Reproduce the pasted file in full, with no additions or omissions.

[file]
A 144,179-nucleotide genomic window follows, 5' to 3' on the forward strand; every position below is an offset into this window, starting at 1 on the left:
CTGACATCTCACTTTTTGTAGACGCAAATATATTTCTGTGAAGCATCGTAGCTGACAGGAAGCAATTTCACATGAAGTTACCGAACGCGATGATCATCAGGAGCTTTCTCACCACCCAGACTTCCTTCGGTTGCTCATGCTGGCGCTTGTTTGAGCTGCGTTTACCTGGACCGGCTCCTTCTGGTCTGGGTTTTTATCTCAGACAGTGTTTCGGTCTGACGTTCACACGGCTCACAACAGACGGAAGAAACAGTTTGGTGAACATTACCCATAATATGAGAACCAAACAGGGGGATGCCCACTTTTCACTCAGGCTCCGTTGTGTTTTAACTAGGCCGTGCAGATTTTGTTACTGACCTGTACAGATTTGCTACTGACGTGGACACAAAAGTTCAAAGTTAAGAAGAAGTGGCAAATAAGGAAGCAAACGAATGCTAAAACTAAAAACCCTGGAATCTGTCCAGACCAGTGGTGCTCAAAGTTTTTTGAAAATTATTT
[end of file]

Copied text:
A 144,179-nucleotide genomic window follows, 5' to 3' on the forward strand; every position below is an offset into this window, starting at 1 on the left:
CTGACATCTCACTTTTTGTAGACGCAAATATATTTCTGTGAAGCATCGTAGCTGACAGGAAGCAATTTCACATGAAGTTACCGAACGCGATGATCATCAGGAGCTTTCTCACCACCCAGACTTCCTTCGGTTGCTCATGCTGGCGCTTGTTTGAGCTGCGTTTACCTGGACCGGCTCCTTCTGGTCTGGGTTTTTATCTCAGACAGTGTTTCGGTCTGACGTTCACACGGCTCACAACAGACGGAAGAAACAGTTTGGTGAACATTACCCATAATATGAGAACCAAACAGGGGGATGCCCACTTTTCACTCAGGCTCCGTTGTGTTTTAACTAGGCCGTGCAGATTTTGTTACTGACCTGTACAGATTTGCTACTGACGTGGACACAAAAGTTCAAAGTTAAGAAGAAGTGGCAAATAAGGAAGCAAACGAATGCTAAAACTAAAAACCCTGGAATCTGTCCAGACCAGTGGTGCTCAAAGTTTTTTGAAAATTATTT